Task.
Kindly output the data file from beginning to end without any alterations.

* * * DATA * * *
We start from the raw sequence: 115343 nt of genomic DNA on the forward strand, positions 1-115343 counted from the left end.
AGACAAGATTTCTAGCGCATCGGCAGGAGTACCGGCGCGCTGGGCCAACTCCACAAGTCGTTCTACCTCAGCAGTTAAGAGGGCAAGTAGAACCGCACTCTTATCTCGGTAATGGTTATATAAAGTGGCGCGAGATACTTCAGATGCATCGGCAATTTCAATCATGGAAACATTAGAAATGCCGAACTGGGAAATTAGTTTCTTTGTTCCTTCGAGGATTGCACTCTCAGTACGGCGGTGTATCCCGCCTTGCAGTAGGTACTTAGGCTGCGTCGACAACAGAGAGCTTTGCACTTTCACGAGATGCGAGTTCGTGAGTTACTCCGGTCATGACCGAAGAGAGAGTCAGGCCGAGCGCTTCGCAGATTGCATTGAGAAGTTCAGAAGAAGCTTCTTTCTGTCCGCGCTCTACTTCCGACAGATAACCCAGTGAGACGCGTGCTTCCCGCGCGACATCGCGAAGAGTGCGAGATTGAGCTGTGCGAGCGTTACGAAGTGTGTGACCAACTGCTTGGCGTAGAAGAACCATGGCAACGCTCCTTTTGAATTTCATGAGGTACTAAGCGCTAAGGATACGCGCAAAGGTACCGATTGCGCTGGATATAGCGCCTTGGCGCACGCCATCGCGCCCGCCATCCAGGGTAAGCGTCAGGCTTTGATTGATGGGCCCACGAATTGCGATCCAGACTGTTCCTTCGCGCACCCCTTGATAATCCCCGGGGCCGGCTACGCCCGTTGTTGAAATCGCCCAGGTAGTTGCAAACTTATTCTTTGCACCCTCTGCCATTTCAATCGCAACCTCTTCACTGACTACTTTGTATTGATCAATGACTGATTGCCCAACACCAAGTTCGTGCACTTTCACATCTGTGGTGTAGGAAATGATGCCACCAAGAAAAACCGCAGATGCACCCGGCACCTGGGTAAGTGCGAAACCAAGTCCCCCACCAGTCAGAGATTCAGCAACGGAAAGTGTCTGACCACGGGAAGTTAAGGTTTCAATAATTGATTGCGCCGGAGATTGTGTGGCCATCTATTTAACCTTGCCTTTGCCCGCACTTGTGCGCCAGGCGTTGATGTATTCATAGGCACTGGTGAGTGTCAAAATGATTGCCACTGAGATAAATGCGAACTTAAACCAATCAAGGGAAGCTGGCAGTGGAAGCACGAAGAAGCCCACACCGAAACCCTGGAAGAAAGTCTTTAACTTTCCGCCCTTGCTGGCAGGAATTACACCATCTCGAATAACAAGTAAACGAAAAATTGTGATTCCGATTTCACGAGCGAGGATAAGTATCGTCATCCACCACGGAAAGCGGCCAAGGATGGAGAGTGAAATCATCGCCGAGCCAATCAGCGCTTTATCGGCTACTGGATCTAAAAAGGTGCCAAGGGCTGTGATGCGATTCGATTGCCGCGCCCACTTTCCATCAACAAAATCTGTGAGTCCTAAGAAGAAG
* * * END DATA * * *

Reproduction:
We start from the raw sequence: 115343 nt of genomic DNA on the forward strand, positions 1-115343 counted from the left end.
AGACAAGATTTCTAGCGCATCGGCAGGAGTACCGGCGCGCTGGGCCAACTCCACAAGTCGTTCTACCTCAGCAGTTAAGAGGGCAAGTAGAACCGCACTCTTATCTCGGTAATGGTTATATAAAGTGGCGCGAGATACTTCAGATGCATCGGCAATTTCAATCATGGAAACATTAGAAATGCCGAACTGGGAAATTAGTTTCTTTGTTCCTTCGAGGATTGCACTCTCAGTACGGCGGTGTATCCCGCCTTGCAGTAGGTACTTAGGCTGCGTCGACAACAGAGAGCTTTGCACTTTCACGAGATGCGAGTTCGTGAGTTACTCCGGTCATGACCGAAGAGAGAGTCAGGCCGAGCGCTTCGCAGATTGCATTGAGAAGTTCAGAAGAAGCTTCTTTCTGTCCGCGCTCTACTTCCGACAGATAACCCAGTGAGACGCGTGCTTCCCGCGCGACATCGCGAAGAGTGCGAGATTGAGCTGTGCGAGCGTTACGAAGTGTGTGACCAACTGCTTGGCGTAGAAGAACCATGGCAACGCTCCTTTTGAATTTCATGAGGTACTAAGCGCTAAGGATACGCGCAAAGGTACCGATTGCGCTGGATATAGCGCCTTGGCGCACGCCATCGCGCCCGCCATCCAGGGTAAGCGTCAGGCTTTGATTGATGGGCCCACGAATTGCGATCCAGACTGTTCCTTCGCGCACCCCTTGATAATCCCCGGGGCCGGCTACGCCCGTTGTTGAAATCGCCCAGGTAGTTGCAAACTTATTCTTTGCACCCTCTGCCATTTCAATCGCAACCTCTTCACTGACTACTTTGTATTGATCAATGACTGATTGCCCAACACCAAGTTCGTGCACTTTCACATCTGTGGTGTAGGAAATGATGCCACCAAGAAAAACCGCAGATGCACCCGGCACCTGGGTAAGTGCGAAACCAAGTCCCCCACCAGTCAGAGATTCAGCAACGGAAAGTGTCTGACCACGGGAAGTTAAGGTTTCAATAATTGATTGCGCCGGAGATTGTGTGGCCATCTATTTAACCTTGCCTTTGCCCGCACTTGTGCGCCAGGCGTTGATGTATTCATAGGCACTGGTGAGTGTCAAAATGATTGCCACTGAGATAAATGCGAACTTAAACCAATCAAGGGAAGCTGGCAGTGGAAGCACGAAGAAGCCCACACCGAAACCCTGGAAGAAAGTCTTTAACTTTCCGCCCTTGCTGGCAGGAATTACACCATCTCGAATAACAAGTAAACGAAAAATTGTGATTCCGATTTCACGAGCGAGGATAAGTATCGTCATCCACCACGGAAAGCGGCCAAGGATGGAGAGTGAAATCATCGCCGAGCCAATCAGCGCTTTATCGGCTACTGGATCTAAAAAGGTGCCAAGGGCTGTGATGCGATTCGATTGCCGCGCCCACTTTCCATCAACAAAATCTGTGAGTCCTAAGAAGAAG